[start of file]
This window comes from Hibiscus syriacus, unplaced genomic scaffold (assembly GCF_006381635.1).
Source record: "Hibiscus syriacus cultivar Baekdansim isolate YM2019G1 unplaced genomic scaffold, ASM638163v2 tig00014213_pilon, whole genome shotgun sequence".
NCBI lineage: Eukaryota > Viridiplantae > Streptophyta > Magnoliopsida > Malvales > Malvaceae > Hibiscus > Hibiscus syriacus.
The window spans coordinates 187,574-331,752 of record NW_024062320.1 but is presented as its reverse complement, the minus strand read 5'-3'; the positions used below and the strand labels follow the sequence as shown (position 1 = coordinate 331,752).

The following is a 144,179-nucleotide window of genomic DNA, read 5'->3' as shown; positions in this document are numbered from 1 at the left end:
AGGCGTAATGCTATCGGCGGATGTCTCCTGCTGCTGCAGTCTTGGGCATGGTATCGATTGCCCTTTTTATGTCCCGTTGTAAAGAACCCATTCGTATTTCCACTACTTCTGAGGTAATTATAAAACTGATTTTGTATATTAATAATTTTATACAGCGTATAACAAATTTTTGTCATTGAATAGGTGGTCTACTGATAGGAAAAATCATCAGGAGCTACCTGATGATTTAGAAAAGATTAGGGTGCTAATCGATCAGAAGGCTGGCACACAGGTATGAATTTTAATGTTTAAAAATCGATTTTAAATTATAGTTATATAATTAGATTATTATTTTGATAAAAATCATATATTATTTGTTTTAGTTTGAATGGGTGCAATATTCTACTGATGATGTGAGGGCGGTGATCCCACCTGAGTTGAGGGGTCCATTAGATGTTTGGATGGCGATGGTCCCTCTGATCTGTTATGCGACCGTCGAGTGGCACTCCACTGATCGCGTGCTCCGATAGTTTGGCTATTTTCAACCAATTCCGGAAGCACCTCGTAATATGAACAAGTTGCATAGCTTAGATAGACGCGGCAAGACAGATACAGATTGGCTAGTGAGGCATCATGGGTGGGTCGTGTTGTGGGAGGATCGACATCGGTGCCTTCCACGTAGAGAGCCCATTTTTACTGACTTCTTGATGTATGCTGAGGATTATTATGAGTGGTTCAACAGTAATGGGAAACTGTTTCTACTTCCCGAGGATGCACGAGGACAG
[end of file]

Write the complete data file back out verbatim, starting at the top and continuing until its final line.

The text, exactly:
This window comes from Hibiscus syriacus, unplaced genomic scaffold (assembly GCF_006381635.1).
Source record: "Hibiscus syriacus cultivar Baekdansim isolate YM2019G1 unplaced genomic scaffold, ASM638163v2 tig00014213_pilon, whole genome shotgun sequence".
NCBI lineage: Eukaryota > Viridiplantae > Streptophyta > Magnoliopsida > Malvales > Malvaceae > Hibiscus > Hibiscus syriacus.
The window spans coordinates 187,574-331,752 of record NW_024062320.1 but is presented as its reverse complement, the minus strand read 5'-3'; the positions used below and the strand labels follow the sequence as shown (position 1 = coordinate 331,752).

The following is a 144,179-nucleotide window of genomic DNA, read 5'->3' as shown; positions in this document are numbered from 1 at the left end:
AGGCGTAATGCTATCGGCGGATGTCTCCTGCTGCTGCAGTCTTGGGCATGGTATCGATTGCCCTTTTTATGTCCCGTTGTAAAGAACCCATTCGTATTTCCACTACTTCTGAGGTAATTATAAAACTGATTTTGTATATTAATAATTTTATACAGCGTATAACAAATTTTTGTCATTGAATAGGTGGTCTACTGATAGGAAAAATCATCAGGAGCTACCTGATGATTTAGAAAAGATTAGGGTGCTAATCGATCAGAAGGCTGGCACACAGGTATGAATTTTAATGTTTAAAAATCGATTTTAAATTATAGTTATATAATTAGATTATTATTTTGATAAAAATCATATATTATTTGTTTTAGTTTGAATGGGTGCAATATTCTACTGATGATGTGAGGGCGGTGATCCCACCTGAGTTGAGGGGTCCATTAGATGTTTGGATGGCGATGGTCCCTCTGATCTGTTATGCGACCGTCGAGTGGCACTCCACTGATCGCGTGCTCCGATAGTTTGGCTATTTTCAACCAATTCCGGAAGCACCTCGTAATATGAACAAGTTGCATAGCTTAGATAGACGCGGCAAGACAGATACAGATTGGCTAGTGAGGCATCATGGGTGGGTCGTGTTGTGGGAGGATCGACATCGGTGCCTTCCACGTAGAGAGCCCATTTTTACTGACTTCTTGATGTATGCTGAGGATTATTATGAGTGGTTCAACAGTAATGGGAAACTGTTTCTACTTCCCGAGGATGCACGAGGACAG